Life as a forger[edit]

On arriving in Paris, Elmyr de Hory attempted to make an honest living as an artist, but soon discovered that he had an uncanny ability to copy the works of noted painters. So good were his copies that many of his friends believed them to be genuine; in 1946 Elmyr de Hory sold a reproduction of a Picasso to a British woman who took it for an original. He began to sell his Picasso reproductions to art galleries, claiming that they were what remained of his family's estate. Galleries took the paintings and paid Elmyr de Hory the equivalent of (USD) $100 to $400 (circa 1947) per painting. Like most successful art forgers, rather than attempting to copy existing works by celebrated artists, he only painted original works in their style, which made the forgeries much harder to detect.

That same year Elmyr de Hory formed a partnership with Jacques Chamberlin, who later became his art dealer. They toured Europe and South America selling the forgeries until de Hory discovered that, although they were supposed to share the profits equally, Chamberlin had kept most of the money. He ended the relationship and resumed the tour alone. In 1947 Elmyr de Hory visited the United States on a three-month visa and decided to stay there, moving between New York City and Los Angeles.

Occasionally, throughout his career, Elmyr de Hory attempted to stop making forgeries and create original artwork, but could never find a market for his work, always returning to the lucrative clandestine activity. Elmyr eventually expanded his forgeries to include works by Matisse, Modigliani and Renoir. Because some of the galleries Elmyr de Hory had sold his forgeries to were becoming suspicious, he began to use pseudonyms, and to sell his work by mail order. Some of de Hory's many pseudonyms included Louis Cassou, Joseph Dory, Joseph Dory-Boutin, Elmyr Herzog, Elmyr Hoffman and E. Raynal.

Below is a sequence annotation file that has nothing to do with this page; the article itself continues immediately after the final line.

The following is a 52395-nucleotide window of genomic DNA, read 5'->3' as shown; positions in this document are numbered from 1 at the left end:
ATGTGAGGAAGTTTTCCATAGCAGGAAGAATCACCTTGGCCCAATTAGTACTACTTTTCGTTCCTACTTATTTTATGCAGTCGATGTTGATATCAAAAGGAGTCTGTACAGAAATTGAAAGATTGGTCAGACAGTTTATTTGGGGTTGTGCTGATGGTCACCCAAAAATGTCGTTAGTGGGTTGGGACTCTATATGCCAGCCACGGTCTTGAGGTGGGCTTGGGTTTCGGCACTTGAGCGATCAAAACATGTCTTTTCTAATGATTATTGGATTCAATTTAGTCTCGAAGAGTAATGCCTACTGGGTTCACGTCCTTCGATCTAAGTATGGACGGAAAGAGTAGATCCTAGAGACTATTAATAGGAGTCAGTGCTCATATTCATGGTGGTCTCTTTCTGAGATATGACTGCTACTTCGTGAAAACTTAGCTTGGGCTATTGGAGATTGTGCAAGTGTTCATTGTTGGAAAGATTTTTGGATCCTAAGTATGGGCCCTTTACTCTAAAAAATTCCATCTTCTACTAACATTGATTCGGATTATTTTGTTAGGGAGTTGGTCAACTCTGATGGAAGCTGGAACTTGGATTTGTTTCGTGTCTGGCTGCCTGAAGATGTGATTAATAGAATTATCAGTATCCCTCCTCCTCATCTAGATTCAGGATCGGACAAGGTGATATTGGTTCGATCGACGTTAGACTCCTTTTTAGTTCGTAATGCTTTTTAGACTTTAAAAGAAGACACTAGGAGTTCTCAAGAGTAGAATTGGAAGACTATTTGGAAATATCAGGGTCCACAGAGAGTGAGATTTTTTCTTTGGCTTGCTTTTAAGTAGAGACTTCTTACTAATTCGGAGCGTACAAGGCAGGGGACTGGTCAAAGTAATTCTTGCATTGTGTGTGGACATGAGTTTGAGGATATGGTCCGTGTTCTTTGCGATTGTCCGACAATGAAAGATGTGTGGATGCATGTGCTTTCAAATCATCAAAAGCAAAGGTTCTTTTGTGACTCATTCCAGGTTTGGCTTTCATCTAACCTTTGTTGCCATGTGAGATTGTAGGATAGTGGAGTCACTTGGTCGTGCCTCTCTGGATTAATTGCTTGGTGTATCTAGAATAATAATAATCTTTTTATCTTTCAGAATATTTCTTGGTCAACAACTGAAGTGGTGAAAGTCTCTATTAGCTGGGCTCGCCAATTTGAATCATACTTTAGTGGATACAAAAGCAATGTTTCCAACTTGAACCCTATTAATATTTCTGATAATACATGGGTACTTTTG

During the 1950s, Elmyr de Hory settled in Miami, continuing to sell his forgeries through the mail and studying the styles and techniques of other master painters in order to imitate their works. In 1955 one of his Matisse forgeries was sold to the Fogg Art Museum at Harvard University; soon thereafter, authorities discovered it was a fake and launched an investigation.

Making a business of forgery[edit]

In 1955 Elmyr de Hory sold several forgeries to Chicago art dealer Joseph W. Faulkner, who later discovered they were fakes. Faulkner pressed charges against Elmyr de Hory and initiated a federal lawsuit against him, alleging mail and telephone fraud. Elmyr later moved to Mexico City, where he was briefly detained and questioned by the police, not for his artistic endeavors, but regarding his connection to a suspect in the murder of a British man, whom Elmyr claimed he had never met. When the Mexican police attempted to extort money from him, Elmyr hired a lawyer who also attempted to extort money from him, by charging exorbitant legal fees. Elmyr paid the lawyer with one of his forgeries and returned to the USA.